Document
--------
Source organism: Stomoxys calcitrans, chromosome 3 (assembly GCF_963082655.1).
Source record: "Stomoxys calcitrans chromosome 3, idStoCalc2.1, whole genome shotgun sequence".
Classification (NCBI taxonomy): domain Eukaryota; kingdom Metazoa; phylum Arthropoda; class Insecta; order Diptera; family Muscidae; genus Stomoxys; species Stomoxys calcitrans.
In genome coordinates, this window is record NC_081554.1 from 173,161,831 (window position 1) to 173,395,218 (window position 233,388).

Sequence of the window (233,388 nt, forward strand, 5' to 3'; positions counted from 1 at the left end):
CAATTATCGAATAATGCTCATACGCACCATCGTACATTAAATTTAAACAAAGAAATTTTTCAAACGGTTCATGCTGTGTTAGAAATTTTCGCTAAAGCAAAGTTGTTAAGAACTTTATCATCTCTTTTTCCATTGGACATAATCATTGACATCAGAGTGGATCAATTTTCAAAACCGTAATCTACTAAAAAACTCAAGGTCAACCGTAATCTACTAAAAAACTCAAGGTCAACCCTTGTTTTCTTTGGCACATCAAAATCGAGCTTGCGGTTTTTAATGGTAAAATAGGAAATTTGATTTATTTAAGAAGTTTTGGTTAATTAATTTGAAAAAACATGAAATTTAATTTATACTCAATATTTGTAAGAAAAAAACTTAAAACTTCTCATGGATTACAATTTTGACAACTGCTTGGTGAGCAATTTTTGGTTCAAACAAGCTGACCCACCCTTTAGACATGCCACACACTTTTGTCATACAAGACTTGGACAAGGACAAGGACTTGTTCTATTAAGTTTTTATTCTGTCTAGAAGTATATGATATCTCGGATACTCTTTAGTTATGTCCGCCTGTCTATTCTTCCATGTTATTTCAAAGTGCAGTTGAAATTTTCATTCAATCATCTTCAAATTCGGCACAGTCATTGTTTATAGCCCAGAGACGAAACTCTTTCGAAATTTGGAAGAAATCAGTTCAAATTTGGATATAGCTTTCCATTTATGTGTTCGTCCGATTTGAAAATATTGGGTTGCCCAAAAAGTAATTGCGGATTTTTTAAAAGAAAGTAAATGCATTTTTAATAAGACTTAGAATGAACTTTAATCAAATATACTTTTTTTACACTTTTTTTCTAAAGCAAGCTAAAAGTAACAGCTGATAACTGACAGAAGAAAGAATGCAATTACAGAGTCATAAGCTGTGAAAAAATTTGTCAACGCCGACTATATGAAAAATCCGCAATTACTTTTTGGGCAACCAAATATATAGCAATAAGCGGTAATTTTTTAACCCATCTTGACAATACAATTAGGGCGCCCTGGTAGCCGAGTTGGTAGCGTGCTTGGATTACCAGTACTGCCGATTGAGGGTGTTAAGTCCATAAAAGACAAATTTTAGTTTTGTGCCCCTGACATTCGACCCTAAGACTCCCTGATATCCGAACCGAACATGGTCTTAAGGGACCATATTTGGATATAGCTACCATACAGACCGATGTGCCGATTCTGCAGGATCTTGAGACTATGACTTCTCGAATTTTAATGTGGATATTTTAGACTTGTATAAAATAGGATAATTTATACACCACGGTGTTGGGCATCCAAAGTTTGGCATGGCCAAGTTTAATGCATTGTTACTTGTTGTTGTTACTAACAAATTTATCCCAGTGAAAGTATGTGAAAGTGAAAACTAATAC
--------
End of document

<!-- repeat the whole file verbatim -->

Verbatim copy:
Source organism: Stomoxys calcitrans, chromosome 3 (assembly GCF_963082655.1).
Source record: "Stomoxys calcitrans chromosome 3, idStoCalc2.1, whole genome shotgun sequence".
Classification (NCBI taxonomy): domain Eukaryota; kingdom Metazoa; phylum Arthropoda; class Insecta; order Diptera; family Muscidae; genus Stomoxys; species Stomoxys calcitrans.
In genome coordinates, this window is record NC_081554.1 from 173,161,831 (window position 1) to 173,395,218 (window position 233,388).

Sequence of the window (233,388 nt, forward strand, 5' to 3'; positions counted from 1 at the left end):
CAATTATCGAATAATGCTCATACGCACCATCGTACATTAAATTTAAACAAAGAAATTTTTCAAACGGTTCATGCTGTGTTAGAAATTTTCGCTAAAGCAAAGTTGTTAAGAACTTTATCATCTCTTTTTCCATTGGACATAATCATTGACATCAGAGTGGATCAATTTTCAAAACCGTAATCTACTAAAAAACTCAAGGTCAACCGTAATCTACTAAAAAACTCAAGGTCAACCCTTGTTTTCTTTGGCACATCAAAATCGAGCTTGCGGTTTTTAATGGTAAAATAGGAAATTTGATTTATTTAAGAAGTTTTGGTTAATTAATTTGAAAAAACATGAAATTTAATTTATACTCAATATTTGTAAGAAAAAAACTTAAAACTTCTCATGGATTACAATTTTGACAACTGCTTGGTGAGCAATTTTTGGTTCAAACAAGCTGACCCACCCTTTAGACATGCCACACACTTTTGTCATACAAGACTTGGACAAGGACAAGGACTTGTTCTATTAAGTTTTTATTCTGTCTAGAAGTATATGATATCTCGGATACTCTTTAGTTATGTCCGCCTGTCTATTCTTCCATGTTATTTCAAAGTGCAGTTGAAATTTTCATTCAATCATCTTCAAATTCGGCACAGTCATTGTTTATAGCCCAGAGACGAAACTCTTTCGAAATTTGGAAGAAATCAGTTCAAATTTGGATATAGCTTTCCATTTATGTGTTCGTCCGATTTGAAAATATTGGGTTGCCCAAAAAGTAATTGCGGATTTTTTAAAAGAAAGTAAATGCATTTTTAATAAGACTTAGAATGAACTTTAATCAAATATACTTTTTTTACACTTTTTTTCTAAAGCAAGCTAAAAGTAACAGCTGATAACTGACAGAAGAAAGAATGCAATTACAGAGTCATAAGCTGTGAAAAAATTTGTCAACGCCGACTATATGAAAAATCCGCAATTACTTTTTGGGCAACCAAATATATAGCAATAAGCGGTAATTTTTTAACCCATCTTGACAATACAATTAGGGCGCCCTGGTAGCCGAGTTGGTAGCGTGCTTGGATTACCAGTACTGCCGATTGAGGGTGTTAAGTCCATAAAAGACAAATTTTAGTTTTGTGCCCCTGACATTCGACCCTAAGACTCCCTGATATCCGAACCGAACATGGTCTTAAGGGACCATATTTGGATATAGCTACCATACAGACCGATGTGCCGATTCTGCAGGATCTTGAGACTATGACTTCTCGAATTTTAATGTGGATATTTTAGACTTGTATAAAATAGGATAATTTATACACCACGGTGTTGGGCATCCAAAGTTTGGCATGGCCAAGTTTAATGCATTGTTACTTGTTGTTGTTACTAACAAATTTATCCCAGTGAAAGTATGTGAAAGTGAAAACTAATAC